A Life Cycle Assessment of the Passenger Air Transport System Using Three Flight Scenarios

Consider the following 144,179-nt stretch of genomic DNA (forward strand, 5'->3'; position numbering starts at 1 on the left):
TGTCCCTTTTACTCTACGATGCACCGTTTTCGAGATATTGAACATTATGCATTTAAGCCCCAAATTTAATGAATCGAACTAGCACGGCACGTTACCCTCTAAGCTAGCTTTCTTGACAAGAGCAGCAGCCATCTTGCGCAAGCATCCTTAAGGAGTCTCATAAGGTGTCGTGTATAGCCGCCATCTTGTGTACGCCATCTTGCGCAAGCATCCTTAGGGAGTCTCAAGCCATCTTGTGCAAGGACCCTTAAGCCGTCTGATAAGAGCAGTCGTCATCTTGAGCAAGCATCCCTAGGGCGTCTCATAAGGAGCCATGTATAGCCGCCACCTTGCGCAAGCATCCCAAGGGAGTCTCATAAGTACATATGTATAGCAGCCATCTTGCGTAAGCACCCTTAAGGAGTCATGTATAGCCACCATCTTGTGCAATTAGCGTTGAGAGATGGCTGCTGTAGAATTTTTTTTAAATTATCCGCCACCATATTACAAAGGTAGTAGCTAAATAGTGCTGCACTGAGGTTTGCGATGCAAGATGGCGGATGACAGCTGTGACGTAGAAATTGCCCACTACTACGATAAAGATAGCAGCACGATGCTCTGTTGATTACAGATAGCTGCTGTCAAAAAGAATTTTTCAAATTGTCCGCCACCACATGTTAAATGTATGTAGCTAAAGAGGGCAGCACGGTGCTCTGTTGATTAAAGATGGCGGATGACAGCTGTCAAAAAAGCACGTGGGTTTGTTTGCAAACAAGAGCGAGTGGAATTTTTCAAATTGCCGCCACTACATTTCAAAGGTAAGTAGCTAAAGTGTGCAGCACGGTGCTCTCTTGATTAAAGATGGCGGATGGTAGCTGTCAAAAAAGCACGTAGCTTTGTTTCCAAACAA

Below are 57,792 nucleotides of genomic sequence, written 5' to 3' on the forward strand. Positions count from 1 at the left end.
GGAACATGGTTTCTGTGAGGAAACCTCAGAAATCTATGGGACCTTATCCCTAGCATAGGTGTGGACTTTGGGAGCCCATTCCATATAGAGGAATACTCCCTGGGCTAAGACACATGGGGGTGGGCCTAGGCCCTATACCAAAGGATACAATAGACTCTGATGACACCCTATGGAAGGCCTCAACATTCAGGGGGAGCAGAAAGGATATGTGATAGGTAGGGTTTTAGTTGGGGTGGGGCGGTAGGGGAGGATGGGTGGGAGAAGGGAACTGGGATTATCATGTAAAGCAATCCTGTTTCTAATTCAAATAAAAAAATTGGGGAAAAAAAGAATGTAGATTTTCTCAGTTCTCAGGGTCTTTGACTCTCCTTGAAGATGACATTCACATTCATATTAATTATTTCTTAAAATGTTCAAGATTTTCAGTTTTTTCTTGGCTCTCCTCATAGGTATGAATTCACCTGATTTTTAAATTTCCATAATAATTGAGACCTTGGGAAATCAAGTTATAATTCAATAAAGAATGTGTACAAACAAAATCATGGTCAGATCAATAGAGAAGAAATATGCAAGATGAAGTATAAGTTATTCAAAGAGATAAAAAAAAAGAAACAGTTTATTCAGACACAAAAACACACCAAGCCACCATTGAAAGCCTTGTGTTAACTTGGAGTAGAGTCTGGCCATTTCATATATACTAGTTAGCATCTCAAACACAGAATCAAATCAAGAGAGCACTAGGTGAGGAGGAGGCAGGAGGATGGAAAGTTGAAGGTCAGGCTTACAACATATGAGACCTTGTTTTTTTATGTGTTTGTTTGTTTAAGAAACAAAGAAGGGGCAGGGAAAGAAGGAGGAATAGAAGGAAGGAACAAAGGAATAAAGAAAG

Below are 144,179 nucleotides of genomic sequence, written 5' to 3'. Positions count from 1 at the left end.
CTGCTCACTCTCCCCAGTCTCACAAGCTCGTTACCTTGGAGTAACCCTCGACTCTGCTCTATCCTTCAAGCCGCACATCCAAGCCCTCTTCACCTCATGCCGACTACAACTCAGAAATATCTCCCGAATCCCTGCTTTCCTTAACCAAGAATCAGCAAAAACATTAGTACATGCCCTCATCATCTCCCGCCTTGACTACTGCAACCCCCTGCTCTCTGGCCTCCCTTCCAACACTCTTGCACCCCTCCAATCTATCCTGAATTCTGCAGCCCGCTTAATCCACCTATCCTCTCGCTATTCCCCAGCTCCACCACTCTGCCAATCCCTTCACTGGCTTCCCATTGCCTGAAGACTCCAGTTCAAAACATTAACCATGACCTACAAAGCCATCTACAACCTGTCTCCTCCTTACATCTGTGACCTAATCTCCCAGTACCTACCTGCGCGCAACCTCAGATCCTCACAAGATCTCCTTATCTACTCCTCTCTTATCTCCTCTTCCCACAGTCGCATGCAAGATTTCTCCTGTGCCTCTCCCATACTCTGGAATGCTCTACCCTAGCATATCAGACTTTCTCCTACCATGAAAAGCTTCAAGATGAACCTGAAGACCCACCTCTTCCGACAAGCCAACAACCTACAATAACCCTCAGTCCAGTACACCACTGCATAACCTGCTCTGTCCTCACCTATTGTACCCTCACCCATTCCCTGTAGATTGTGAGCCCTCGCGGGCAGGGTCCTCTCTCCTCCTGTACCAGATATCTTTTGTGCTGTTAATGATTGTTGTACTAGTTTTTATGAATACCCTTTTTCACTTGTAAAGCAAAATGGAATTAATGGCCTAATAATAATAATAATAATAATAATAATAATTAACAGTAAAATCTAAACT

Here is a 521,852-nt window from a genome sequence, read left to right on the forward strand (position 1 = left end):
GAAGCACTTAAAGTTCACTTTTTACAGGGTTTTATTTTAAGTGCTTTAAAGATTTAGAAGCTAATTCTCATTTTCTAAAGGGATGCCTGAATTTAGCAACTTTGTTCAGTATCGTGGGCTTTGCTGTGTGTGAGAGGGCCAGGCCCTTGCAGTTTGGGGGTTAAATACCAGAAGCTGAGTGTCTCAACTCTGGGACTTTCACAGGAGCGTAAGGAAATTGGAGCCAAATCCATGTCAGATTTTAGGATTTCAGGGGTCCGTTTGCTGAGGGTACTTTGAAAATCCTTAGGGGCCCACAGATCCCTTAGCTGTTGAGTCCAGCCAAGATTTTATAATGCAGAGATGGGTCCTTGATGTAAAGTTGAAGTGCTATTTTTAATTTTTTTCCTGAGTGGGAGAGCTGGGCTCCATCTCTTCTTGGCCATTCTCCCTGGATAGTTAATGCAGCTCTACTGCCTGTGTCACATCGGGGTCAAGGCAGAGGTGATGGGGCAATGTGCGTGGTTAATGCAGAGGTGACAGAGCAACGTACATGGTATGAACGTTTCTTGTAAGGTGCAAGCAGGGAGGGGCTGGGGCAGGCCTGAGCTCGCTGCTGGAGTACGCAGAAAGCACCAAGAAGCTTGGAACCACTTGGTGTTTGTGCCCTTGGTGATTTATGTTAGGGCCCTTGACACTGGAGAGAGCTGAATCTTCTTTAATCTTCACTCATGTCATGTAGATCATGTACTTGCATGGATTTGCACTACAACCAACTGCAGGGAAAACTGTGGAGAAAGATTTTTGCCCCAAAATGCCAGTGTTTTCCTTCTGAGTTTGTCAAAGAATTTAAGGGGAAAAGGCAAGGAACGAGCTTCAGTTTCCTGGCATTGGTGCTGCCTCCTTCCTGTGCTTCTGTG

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The commercial aviation industry is drawing more and more attention from governments, international organizations and industry stakeholders as calls for improved environmental performance escalate and global concern to mitigate the production of greenhouse gas (GHG) emissions increases. International demand for commercial air transport is projected to steadily grow at a rate of 4.8% through 2036, which raises concern that emissions production will outpace related technological advancement. Additionally, aviation contributions of anthropogenic derived GHGs are already significant at an estimated 2% of global totals. To appropriately manage these issues, decision makers must consider the life cycle inventory of environmental impacts produced from various transport modes to design policies that effectively benchmark technologies and address environmental objectives. Unfortunately, it is often the case that tailpipe emissions act as the only indicators for entire system performance, which neglects necessary requirements of capital goods, supply chain services, infrastructure and vehicle manufacturing. The intention of this thesis is to assess environmental impacts of passenger air transport using a life cycle framework to provide a more comprehensive understanding of total environmental impacts. Using three different aircraft flight scenarios, total passenger, vehicle and vehicle lifetime impacts are modeled on a per kilometer basis. Results show that non-tailpipe GHG impacts are significant and constitute between 16-21% of the total. Findings demonstrate that shorter flights create the largest emissions per passenger kilometer travel due to the energy requirement of the landing and take-off cycle. Vehicle and vehicle lifetime perspectives facilitate an overall understanding of net environmental costs as a result of demand for transport services thus providing a more holistic representation of transport impacts. Individual life cycle phases are examined and results for non-GHG related impacts are also reported.